It is widely assumed that floral diversification occurs by adaptive shifts between pollination niches. In contrast to specialized flowers, identifying pollination niches of generalist flowers is a challenge.
Consequently, how generalist pollination niches evolve is largely unknown. We apply tools from network theory and comparative methods to investigate the evolution of pollination niches among generalist species belonging to the genus Erysimum.
We found that the studied species may be grouped in several multidimensional niches separated not by a shift of pollinators, but instead by quantitative variation in the relative abundance of pollinator functional groups. These pollination niches did not vary in generalization degree; we did not find any evolutionary trend toward specialization within the studied clade. Furthermore, the evolution of pollination niche fitted to a Brownian motion model without phylogenetic signal, and was characterized by frequent events of niche convergences and divergences.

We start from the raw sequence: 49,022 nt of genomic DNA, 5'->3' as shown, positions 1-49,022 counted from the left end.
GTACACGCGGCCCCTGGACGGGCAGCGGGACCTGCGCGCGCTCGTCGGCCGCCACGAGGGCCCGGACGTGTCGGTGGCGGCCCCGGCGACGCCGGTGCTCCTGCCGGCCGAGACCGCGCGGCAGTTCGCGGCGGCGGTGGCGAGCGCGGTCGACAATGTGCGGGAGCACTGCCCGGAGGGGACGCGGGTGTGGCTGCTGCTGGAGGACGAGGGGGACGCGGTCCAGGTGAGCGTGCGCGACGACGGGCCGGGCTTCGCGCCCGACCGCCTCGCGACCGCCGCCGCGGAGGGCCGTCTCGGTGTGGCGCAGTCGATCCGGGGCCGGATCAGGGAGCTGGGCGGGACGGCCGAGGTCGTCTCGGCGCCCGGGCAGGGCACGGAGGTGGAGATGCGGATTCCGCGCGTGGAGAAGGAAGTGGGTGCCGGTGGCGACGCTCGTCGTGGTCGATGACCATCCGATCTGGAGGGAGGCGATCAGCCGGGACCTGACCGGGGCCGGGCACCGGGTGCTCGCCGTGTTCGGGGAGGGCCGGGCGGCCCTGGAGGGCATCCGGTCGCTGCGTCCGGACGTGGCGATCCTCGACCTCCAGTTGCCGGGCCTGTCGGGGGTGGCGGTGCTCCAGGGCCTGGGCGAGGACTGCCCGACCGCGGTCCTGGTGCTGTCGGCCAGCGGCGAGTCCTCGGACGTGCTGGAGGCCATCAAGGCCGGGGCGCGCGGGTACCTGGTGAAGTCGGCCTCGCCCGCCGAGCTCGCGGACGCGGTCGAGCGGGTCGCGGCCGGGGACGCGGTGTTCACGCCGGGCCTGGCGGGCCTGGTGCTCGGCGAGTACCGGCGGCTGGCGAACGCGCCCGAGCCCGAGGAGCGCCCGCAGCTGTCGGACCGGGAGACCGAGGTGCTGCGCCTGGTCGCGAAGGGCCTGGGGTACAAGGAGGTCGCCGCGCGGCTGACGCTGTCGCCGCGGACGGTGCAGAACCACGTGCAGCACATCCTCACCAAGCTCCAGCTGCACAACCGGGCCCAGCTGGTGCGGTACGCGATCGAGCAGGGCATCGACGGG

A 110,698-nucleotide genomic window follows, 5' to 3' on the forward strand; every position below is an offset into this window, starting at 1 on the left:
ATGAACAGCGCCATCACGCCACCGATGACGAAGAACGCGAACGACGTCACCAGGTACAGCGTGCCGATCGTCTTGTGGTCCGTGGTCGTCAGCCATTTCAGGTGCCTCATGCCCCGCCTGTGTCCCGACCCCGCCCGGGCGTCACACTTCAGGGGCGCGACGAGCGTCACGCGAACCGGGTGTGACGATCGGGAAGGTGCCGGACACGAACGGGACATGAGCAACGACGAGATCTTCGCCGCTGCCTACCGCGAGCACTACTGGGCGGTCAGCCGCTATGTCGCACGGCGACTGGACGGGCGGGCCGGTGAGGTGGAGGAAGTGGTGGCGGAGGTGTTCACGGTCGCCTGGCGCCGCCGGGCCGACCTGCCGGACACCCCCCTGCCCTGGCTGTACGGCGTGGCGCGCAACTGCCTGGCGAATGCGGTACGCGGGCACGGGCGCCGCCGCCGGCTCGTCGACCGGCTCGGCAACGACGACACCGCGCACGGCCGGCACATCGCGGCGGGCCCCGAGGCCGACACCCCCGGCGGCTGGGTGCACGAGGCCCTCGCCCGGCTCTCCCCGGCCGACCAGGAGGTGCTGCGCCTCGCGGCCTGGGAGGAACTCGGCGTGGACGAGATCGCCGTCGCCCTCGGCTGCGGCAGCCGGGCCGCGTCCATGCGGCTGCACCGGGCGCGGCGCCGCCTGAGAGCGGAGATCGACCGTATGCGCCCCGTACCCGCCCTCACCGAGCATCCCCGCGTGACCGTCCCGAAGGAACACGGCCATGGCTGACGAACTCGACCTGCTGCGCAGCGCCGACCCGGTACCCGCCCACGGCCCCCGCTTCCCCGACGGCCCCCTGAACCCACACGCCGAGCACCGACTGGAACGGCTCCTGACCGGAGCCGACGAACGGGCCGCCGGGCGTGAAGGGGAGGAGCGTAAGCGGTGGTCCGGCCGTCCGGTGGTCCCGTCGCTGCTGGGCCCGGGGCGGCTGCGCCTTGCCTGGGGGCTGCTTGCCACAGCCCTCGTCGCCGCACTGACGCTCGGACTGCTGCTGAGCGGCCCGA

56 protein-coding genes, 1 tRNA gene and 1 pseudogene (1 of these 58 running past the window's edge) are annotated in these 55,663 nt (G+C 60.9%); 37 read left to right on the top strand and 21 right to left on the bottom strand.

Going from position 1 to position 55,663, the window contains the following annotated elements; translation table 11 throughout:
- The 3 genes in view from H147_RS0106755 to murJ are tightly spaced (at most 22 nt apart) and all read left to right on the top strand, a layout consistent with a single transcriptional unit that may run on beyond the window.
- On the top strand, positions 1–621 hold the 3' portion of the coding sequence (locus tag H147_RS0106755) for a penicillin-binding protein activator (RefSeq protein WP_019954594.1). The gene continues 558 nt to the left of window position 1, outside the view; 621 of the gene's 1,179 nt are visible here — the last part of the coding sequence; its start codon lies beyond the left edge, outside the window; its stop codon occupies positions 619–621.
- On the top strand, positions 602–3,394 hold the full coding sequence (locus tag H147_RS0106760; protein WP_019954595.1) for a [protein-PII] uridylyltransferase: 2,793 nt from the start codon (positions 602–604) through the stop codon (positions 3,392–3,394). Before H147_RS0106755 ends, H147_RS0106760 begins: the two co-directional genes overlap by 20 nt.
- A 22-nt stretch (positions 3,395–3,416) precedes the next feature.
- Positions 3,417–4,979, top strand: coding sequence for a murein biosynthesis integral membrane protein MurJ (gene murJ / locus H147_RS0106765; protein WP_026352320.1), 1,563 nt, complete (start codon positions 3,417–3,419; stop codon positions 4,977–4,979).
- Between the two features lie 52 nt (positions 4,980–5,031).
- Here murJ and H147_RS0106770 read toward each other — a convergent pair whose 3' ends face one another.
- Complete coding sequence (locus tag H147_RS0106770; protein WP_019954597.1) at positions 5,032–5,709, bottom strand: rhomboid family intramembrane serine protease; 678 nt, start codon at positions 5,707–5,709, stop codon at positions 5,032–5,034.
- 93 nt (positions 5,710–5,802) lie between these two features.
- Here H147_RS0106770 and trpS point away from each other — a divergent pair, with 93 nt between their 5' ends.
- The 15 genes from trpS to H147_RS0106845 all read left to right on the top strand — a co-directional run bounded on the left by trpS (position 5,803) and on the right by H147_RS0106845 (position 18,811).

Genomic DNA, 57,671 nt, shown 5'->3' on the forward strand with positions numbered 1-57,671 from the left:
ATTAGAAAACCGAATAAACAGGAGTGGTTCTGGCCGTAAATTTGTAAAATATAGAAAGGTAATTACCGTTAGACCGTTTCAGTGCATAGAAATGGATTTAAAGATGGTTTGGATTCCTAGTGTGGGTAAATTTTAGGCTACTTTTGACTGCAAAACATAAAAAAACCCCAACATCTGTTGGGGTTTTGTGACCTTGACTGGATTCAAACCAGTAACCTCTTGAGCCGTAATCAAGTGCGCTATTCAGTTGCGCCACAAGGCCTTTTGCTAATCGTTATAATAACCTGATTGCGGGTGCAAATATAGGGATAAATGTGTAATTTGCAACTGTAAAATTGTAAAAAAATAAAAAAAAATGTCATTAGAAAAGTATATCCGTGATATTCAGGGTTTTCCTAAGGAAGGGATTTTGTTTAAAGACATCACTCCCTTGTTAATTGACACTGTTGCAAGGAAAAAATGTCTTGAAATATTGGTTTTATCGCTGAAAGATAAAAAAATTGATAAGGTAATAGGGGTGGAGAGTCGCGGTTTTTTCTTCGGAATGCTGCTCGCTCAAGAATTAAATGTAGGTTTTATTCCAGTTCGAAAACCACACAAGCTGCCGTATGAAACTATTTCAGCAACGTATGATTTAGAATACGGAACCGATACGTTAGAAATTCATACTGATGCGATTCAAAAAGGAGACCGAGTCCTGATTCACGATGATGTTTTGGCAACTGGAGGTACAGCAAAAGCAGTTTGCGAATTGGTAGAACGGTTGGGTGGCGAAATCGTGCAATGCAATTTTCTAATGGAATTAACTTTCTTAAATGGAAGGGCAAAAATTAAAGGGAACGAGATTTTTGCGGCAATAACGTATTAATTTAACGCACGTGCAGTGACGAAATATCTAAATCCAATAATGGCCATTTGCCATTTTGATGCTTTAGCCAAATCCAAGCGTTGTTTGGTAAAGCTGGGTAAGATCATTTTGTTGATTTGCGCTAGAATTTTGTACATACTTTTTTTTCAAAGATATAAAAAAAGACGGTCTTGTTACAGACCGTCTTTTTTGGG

We presume that the evolution of Erysimum pollination niches has occurred mostly by recurrent shifts between slightly different generalized pollinator assemblages varying spatially as a mosaic and without any change in specialization degree. Most changes in pollination niches do not prompt floral divergence, a reason why adaptation to pollinators is uncommon in generalist plants.